The words I, me, he, him, you, she, her, it, they, them, we and us are usually called the personal pronouns. One is also used as a personal pronoun. Who is an interrogative personal pronoun.
Personal pronouns are used when it is not necessary to use or repeat more exact noun phrases.
- Alice sings well. She has a sweet voice. (NOT Alice sings well. Alice has a sweet voice.)
- The children went on a picnic. They had a nice time. (NOT The children went on a picnic. The children had a nice time.)
Subject and object forms
I, he, she, they and we are used mainly as subjects before verbs. Me, him, her, them and us are used as objects.
- I need help.
- Can you help me?
- Who needs help?
- It is me.
- They have been invited.
- We have invited them.
You as a singular and a plural pronoun
Standard modern English uses you for both singular and plural. But note that separate forms exist in certain dialects. Many Americans use you guys (to both men and women) as an informal second-person plural. You all is another familiar form.
- Hi everybody. How are you all doing?
Note also the expressions you people/you guys/you lot/you two/you three etc.
- What are you guys doing tonight?
It, they and them
It, they and them are used to refer to things as well as people.
- Where is my book? Have you seen it?
We use it to refer to a person when we are identifying him or her.
- It was John I gave the book to, not Harry.
- Is that your sister? No, it isn’t.
In questions tags, we use it to refer to nothing, everything and all.
- Everything is all right, isn’t it?
- Nothing happened, did it?
It is also used as a meaningless subject with expressions that refer to time, weather, temperature, distances etc.
- It is raining.
- It is six o’clock.
- It is a cold day.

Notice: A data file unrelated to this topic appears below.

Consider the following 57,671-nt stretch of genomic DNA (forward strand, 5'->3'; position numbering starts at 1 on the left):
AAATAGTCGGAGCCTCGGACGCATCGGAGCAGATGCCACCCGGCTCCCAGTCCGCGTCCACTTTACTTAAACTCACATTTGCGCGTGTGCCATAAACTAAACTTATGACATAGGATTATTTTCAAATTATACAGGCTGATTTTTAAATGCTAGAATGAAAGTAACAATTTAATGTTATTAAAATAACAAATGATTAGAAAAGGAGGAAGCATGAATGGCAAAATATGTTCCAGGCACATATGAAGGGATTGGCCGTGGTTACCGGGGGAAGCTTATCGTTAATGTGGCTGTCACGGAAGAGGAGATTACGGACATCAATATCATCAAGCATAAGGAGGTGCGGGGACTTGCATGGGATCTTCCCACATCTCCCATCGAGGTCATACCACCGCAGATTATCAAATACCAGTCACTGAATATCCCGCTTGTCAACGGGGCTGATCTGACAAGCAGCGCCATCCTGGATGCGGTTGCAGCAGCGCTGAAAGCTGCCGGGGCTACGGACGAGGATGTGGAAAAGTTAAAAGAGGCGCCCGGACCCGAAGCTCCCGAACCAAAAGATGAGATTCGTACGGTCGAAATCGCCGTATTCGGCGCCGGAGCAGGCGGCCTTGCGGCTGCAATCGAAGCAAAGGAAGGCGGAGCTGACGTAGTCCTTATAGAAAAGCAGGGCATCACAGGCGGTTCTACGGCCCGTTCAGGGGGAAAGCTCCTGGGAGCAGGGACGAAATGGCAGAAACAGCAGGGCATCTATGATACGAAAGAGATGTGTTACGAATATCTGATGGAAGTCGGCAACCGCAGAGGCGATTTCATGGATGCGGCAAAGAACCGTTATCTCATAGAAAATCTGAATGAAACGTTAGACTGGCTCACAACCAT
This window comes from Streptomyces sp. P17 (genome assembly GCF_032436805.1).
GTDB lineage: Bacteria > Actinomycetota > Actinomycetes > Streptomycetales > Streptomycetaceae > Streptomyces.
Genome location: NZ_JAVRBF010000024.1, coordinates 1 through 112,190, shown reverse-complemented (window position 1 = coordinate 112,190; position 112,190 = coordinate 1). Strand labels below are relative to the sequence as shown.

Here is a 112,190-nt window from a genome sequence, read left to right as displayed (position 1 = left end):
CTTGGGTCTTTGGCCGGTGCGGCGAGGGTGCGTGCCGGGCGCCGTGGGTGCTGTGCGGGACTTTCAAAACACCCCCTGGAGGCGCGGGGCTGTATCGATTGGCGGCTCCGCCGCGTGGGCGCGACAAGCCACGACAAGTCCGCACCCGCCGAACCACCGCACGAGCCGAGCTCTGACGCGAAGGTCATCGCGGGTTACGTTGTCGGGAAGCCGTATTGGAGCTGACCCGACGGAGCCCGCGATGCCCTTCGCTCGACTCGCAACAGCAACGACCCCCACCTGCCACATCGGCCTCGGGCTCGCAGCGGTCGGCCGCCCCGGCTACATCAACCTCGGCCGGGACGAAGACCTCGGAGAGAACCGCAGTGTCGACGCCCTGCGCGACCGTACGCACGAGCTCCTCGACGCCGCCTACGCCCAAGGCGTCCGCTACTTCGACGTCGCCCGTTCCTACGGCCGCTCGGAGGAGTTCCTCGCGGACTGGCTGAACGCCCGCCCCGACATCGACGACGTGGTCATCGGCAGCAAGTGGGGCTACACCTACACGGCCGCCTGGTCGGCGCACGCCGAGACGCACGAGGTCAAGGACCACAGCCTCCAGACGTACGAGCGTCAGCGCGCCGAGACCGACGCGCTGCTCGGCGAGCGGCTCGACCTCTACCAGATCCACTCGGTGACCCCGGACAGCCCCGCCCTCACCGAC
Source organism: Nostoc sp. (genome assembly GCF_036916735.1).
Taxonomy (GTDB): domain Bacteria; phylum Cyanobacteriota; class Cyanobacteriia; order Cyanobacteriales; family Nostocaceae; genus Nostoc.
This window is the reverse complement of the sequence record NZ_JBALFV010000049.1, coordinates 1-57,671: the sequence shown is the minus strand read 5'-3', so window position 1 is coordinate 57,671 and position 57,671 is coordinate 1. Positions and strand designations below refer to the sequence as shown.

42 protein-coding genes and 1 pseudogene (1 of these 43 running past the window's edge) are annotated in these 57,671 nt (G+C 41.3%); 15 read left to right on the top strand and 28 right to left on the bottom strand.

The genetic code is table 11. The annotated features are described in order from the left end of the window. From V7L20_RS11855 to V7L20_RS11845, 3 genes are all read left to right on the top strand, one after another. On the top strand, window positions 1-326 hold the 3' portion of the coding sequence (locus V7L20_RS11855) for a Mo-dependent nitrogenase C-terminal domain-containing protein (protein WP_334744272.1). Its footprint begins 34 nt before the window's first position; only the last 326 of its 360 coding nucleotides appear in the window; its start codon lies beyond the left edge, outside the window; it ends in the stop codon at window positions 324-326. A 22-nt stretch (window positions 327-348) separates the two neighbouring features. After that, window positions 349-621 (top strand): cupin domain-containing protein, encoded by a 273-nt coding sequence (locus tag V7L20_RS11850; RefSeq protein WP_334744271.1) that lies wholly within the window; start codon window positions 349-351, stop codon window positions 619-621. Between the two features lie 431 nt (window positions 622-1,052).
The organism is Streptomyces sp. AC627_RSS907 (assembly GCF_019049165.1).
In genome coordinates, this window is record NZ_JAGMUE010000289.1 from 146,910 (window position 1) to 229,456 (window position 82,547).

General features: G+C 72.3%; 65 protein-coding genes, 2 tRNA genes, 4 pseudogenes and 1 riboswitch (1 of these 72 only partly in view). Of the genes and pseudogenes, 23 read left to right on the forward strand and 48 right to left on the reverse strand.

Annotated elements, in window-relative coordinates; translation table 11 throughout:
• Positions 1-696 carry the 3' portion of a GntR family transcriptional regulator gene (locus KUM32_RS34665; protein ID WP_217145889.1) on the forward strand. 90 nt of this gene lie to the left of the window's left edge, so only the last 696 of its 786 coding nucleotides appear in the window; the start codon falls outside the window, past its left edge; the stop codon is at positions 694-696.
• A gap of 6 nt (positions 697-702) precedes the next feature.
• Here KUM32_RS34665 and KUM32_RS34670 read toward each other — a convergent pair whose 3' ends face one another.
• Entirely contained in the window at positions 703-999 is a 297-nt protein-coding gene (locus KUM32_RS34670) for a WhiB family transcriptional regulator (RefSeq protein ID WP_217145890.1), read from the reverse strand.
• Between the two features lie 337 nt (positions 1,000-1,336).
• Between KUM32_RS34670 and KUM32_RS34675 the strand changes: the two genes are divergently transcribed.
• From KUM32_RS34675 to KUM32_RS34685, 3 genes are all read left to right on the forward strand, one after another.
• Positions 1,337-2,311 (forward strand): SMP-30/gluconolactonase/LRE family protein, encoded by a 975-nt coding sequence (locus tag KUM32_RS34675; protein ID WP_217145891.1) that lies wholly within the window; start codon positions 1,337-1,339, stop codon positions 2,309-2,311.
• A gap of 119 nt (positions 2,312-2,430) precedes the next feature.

Whom in questions
Whom is not often used in informal English. We prefer to use who as an object, especially in questions.
- Who did you invite?
- Who did you go with?
In a more formal style, we use whom; and we must use whom after a preposition.
- Whom did you invite? (formal)
- With whom did you go? (NOT With who did you go?)
Pronouns | Number and Person
Look at the following sentences:
- I love him.
- We have invited them.
- She visited us.
- We have decided to buy it.
The words in bold letters are examples of personal pronouns.
Personal pronouns belong to three categories: first person, second person and third person.
The pronouns I, my, mine, me, we, our, ours and us are called first person pronouns.
The pronouns you, your, yours are called second person pronouns. Note that the archaic words thou, thine, thee and ye are also second person pronouns. They are, nevertheless, seldom used except in poetry.
The pronouns he, his, him, she, her, hers, they, their, theirs, them, it and its are called third person pronouns.
A personal pronoun can be in three case forms: nominative case, objective case and possessive case.
The pronouns I, you, he, she, it, they and we are said to be in the nominative case (subject form).
The pronouns my, mine, your, yours, his, her, hers, its, our, ours, their and theirs are said to be in the possessive case. The pronouns me, you, him, her, it, us and them are said to be in the objective case (object form).